Derwent East Bank Route

Project Rationale

At present the only available route to walk or cycle between Matlock and Matlock Bath (& beyond) is via the busy A6 (other than a serious climb over the top of High Tor). For cyclists the A6 is congested and dangerous and for pedestrians it can get very crowded and polluted. In Victorian times a path led along the East Bank of the River Derwent to reach the “Pleasure Grounds” (a network of gently sloping paths) underneath High Tor. The account and map published by Historic England detail its use during the 17th to 19th centuries. Byron compared the area to Switzerland and the place now known as “Artists’ Corner” was frequented by notable artists such as JMW Turner, Joseph Wright of Derby and numerous others.

The aim of the project is to create a track as close to river level as possible along the east bank of the Derwent all the way from Matlock to Matlock Bath. It was originally suggested by Matlock Civic Association as a pedestrian trail but now (see below) the aim is to create a dual use off-road track available for both walkers and cyclists on the east bank of the Derwent.

Development of the Current Proposal

As described above, the project was initially suggested by MCA as an off-road walking route between Matlock and Matlock Bath. Exploratory walks during the summer months when the river level was low suggested that such a route might be technically possible. However MCA then became aware of a much larger, more ambitious and long standing proposal from Derwent Valley Trust (DVT) to build a cycleway (the Derwent Valley Cycleway) all the way from Derby to Baslow passing through the Derwent Valley Mills World Heritage Site and linking a number of significant population centres including Derby, Duffield, Belper, Cromford, Matlock Bath and Matlock. At that stage, the cycleway project was based on the assumption that an off-road cycle track between Matlock Bath and Matlock was not possible and that, for that section, the cyclists would still have to use the busy and dangerous A6.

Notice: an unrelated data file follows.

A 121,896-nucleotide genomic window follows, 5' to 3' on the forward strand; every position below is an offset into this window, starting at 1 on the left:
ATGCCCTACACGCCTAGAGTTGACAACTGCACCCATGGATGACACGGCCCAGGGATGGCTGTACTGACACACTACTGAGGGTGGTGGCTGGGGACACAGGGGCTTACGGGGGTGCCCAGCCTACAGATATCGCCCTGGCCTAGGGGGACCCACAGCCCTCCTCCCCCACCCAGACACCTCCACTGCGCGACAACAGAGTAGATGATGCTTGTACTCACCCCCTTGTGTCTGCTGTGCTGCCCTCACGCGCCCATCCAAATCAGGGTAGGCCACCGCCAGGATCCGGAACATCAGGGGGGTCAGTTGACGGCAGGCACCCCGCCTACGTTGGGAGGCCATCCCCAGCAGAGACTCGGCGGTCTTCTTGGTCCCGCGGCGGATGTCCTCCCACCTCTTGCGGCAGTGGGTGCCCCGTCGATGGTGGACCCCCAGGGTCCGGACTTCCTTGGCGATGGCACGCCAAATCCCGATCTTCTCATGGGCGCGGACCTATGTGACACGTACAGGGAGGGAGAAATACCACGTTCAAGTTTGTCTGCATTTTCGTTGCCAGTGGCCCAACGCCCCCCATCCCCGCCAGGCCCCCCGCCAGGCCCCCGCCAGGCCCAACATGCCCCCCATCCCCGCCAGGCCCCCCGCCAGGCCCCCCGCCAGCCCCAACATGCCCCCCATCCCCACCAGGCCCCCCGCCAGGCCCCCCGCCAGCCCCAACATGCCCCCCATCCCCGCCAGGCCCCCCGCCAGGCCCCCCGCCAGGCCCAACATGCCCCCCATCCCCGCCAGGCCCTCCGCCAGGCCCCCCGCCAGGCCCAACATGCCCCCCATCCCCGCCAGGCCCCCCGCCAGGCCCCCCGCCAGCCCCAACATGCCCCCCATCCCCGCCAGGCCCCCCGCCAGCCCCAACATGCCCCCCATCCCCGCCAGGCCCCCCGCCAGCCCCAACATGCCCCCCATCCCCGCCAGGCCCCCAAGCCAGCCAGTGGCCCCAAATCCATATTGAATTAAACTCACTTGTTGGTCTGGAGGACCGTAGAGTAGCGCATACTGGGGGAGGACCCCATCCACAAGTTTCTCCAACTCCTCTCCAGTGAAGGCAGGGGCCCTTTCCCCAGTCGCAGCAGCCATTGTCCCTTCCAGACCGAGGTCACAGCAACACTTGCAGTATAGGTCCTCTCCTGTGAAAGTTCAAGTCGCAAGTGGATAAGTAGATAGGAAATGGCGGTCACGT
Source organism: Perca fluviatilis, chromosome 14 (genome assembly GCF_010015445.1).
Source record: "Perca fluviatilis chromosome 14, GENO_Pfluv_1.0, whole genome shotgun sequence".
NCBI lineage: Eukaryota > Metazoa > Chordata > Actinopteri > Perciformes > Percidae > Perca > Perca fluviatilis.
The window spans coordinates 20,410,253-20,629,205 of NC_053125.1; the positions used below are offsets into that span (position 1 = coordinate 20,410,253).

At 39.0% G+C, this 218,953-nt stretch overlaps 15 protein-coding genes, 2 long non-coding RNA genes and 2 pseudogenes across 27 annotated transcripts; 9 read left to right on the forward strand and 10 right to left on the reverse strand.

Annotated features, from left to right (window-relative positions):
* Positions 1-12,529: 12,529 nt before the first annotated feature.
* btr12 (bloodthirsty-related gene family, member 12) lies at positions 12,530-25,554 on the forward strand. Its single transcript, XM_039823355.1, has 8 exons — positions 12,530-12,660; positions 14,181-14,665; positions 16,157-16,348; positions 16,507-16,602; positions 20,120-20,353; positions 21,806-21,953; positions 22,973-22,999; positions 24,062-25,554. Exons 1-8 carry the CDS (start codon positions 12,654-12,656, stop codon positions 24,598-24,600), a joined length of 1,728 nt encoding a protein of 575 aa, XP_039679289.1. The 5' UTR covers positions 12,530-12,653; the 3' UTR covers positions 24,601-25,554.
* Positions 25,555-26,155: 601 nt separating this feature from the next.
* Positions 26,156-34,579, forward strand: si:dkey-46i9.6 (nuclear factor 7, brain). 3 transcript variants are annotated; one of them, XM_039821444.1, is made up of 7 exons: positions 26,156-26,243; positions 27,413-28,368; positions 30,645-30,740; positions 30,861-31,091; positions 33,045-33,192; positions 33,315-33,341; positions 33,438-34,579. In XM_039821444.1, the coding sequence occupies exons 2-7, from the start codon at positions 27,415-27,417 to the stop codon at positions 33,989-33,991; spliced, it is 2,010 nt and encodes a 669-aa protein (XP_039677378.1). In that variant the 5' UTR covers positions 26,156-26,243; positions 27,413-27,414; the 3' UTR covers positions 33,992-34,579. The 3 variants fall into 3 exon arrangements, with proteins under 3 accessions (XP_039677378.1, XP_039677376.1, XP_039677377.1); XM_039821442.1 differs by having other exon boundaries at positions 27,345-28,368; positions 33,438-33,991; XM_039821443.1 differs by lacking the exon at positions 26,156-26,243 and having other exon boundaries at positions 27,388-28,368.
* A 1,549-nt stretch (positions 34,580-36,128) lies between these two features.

DVT had already achieved notable success in establishing a significant part of the southern section of the route from Derby. The 5-mile off-road cycleway from Matlock northwards to Rowsley has already been built as a Derbyshire Dales District Council project (part of the White Peak Loop).

Derbyshire already has an extensive cycleway network, but the section of the Derwent Valley between Little Eaton and Matlock is a notable and important gap in the network (see map) and in the wider Sustrans network.

The existing Derwent Valley Heritage Way (the walking route) extends all the way from Derby up, beyond Baslow, to Ladybower Reservoir. However the current route suffers the same problem as the cycle route in that one is forced to use the A6 between Matlock Bath and Matlock in the absence of an off-road route.

Following further talks and exploratory walks with DVT, it was decided that MCA would join forces with DVT to promote a joint walking / cycling route between Matlock Bath and Matlock as part of the much larger DVT project.

Lobbying by DVT has now borne fruit in that Derbyshire County Council have decided to fully fund a £100,000 feasibility study for the whole route. Although the Matlock Bath – Matlock section is but a small part of the overall scheme, it is the part that is probably the most challenging technically and therefore the most expensive. However it would also offer the greatest rewards in that it finally offers a complete off-road solution and a very attractive riverside route for both walkers and cyclists. Derbyshire County Council have appointed AECOM, who have extensive and local experience in this field, to carry out the work. MCA has sent them a briefing report detailing the exploratory work already carried out on the Matlock to Matlock Bath section.

Exploring the Route

Below is an account of the survey work carried out by MCA. In the following section are maps of the proposed route

Report on Exploration of the East Bank Path, Including Paced Survey and Photographs

MCA Submission to Consultants

The submission also suggests opening up of the classic viewpoints of High Tor that have become obscured in recent years and replacement of the 1903 suspension bridge.